Description from Flora of China
Raphanus acanthiformis J. M. Morel; R. chinensis Miller (1768), not (Linnaeus) Crantz (1769); R. macropodus H. Léveillé; R. niger Miller; R. raphanistroides (Makino) Nakai; R. raphanistrum Linnaeus var. sativus (Linnaeus) Domin; R. sativus var. macropodus (H. Léveillé) Makino; R. sativus f. raphanistroides Makino; R. sativus var. raphanistroides (Makino) Makino; R. taquetii H. Léveillé.
Herbs annual or biennial, 10-130 cm tall, glabrous, scabrous, or hispid. Roots fleshy, white, pink, red, or black, linear, fusiform, oblong, or globose, 1-100 × 0.5-45 cm, sometimes slender and not fleshy. Stems simple or branched. Basal leaves with petioles 1-30 cm; leaf blade oblong, obovate, oblanceolate, or spatulate in outline, 2-60 × 1-20 cm, lyrate or pinnatisect, sometimes undivided, margin dentate, apex obtuse or acute; lateral lobes 1-12 on each side of midvein, sometimes absent, oblong or ovate, to 10 × 5 cm. Uppermost cauline leaves subsessile, often undivided, dentate. Fruiting pedicels divaricate or ascending, straight, 0.5-4 cm. Sepals narrowly oblong, 5.5-10 × 1-2 mm, glabrous or sparsely pubescent. Petals purple, pink, or sometimes white, often with darker veins, broadly obovate, 1.2-2.2 cm × 3-8 mm, apex obtuse or emarginate; claw to 1.4 cm. Filaments slender, 5-12 mm; anthers 1.5-2 mm, sagittate at base. Fruit fusiform or lanceolate, sometimes ovoid or cylindric; seedless valvular segment 1-3.5 mm; seed-bearing distal segment (1-)3-15(-25) × (0.5-)0.7-1.3(-1.5) cm, corky, rounded at base, conical at apex, smooth or rarely slightly constricted between seeds, not ribbed; style 1-4 cm; stigma entire. Seeds globose or ovoid, 2.5-4 mm in diam. Fl. and fr. depending on cultivation time. 2n = 18*.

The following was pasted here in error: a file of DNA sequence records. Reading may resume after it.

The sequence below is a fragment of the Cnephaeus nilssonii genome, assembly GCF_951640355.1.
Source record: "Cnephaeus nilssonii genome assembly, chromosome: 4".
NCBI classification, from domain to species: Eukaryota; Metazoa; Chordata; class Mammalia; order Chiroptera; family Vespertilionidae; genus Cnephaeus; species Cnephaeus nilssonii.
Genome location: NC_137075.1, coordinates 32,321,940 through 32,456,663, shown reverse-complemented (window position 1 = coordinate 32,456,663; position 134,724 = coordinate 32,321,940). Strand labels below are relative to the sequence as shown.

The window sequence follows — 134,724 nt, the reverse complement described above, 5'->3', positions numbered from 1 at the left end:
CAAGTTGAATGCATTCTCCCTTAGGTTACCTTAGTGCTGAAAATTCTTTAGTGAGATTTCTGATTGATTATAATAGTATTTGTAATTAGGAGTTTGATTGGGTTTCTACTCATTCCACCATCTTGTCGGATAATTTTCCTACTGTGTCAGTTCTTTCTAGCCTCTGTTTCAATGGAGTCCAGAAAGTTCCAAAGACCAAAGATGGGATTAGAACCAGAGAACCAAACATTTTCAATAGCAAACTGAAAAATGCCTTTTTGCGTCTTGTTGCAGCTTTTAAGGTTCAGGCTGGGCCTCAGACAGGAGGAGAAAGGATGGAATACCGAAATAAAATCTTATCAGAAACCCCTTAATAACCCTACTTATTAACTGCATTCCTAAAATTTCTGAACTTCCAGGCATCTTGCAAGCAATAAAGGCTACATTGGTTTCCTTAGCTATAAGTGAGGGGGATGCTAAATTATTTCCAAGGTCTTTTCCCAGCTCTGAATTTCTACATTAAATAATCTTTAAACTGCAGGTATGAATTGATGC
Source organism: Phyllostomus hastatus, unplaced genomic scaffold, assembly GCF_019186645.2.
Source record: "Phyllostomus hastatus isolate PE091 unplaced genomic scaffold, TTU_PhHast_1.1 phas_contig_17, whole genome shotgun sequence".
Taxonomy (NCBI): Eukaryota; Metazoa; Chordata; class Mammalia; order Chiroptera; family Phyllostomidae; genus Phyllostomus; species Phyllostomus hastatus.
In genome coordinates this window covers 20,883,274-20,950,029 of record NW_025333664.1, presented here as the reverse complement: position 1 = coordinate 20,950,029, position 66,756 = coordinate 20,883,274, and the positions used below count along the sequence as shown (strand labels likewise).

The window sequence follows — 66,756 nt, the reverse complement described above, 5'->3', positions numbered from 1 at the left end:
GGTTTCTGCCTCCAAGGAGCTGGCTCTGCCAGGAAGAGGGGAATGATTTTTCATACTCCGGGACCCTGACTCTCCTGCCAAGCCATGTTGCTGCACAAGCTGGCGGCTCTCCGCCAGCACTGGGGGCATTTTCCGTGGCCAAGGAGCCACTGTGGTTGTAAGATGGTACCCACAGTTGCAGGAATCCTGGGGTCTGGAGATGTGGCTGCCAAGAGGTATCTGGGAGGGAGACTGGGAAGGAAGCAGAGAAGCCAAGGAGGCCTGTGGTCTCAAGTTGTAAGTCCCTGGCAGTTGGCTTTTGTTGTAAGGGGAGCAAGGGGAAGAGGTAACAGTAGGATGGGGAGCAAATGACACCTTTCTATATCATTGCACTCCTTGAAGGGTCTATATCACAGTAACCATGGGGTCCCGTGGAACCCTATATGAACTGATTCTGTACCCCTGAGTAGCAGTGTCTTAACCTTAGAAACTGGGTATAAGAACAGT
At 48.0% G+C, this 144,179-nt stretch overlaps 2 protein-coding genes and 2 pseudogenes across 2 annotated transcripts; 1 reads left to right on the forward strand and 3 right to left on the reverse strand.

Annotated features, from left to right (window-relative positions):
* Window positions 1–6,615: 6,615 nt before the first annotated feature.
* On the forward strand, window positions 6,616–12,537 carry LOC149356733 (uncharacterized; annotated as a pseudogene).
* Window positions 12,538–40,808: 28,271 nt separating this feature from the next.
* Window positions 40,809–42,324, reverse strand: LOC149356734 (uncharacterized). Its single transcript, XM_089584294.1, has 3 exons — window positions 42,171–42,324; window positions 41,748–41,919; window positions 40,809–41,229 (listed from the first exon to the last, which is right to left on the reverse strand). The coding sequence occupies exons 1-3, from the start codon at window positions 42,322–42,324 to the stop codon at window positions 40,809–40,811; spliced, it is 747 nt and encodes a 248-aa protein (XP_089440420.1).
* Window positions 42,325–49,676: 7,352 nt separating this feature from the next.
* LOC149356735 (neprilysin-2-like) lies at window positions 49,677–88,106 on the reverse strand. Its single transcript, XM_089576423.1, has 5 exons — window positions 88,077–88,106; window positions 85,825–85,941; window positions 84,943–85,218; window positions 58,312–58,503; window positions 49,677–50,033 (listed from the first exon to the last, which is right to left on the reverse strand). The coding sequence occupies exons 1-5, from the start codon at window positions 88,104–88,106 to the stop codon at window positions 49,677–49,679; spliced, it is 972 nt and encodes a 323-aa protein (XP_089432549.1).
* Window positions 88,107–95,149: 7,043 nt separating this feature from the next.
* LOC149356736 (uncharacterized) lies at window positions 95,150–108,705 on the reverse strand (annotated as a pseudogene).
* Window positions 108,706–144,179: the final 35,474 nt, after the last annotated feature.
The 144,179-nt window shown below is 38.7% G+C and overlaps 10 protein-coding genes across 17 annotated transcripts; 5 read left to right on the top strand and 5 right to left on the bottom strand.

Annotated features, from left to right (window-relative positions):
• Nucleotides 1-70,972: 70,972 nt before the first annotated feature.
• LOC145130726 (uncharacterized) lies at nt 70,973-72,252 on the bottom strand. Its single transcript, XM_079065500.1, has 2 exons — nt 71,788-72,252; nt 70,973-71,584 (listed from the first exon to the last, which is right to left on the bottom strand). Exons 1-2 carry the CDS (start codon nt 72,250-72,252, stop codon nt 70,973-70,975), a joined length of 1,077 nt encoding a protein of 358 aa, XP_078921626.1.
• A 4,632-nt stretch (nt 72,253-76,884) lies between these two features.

Long cultivated in E Asia primarily as a vegetable and medicinal plant. A very variable species with regard to fleshy root color, shape, and size, plant height, degree of division and size of leaves, flower color, and fruit shape and size. Numerous infraspecific taxa have been recognized, and their taxonomy is controversial and highly confused. The interested reader should consult Pistrick (Kulturpflanze 35: 225-321. 1987). Perhaps the most interesting cultivar, which is grown primarily in China and Japan, is var. longipinnatus L. H. Bailey, with roots to 50 kg in weight and to 1 m in length and enormous rosettes to 2 m in diam.
Fields, roadsides, waste areas. Throughout China [native to the Mediterranean region; cultivated worldwide].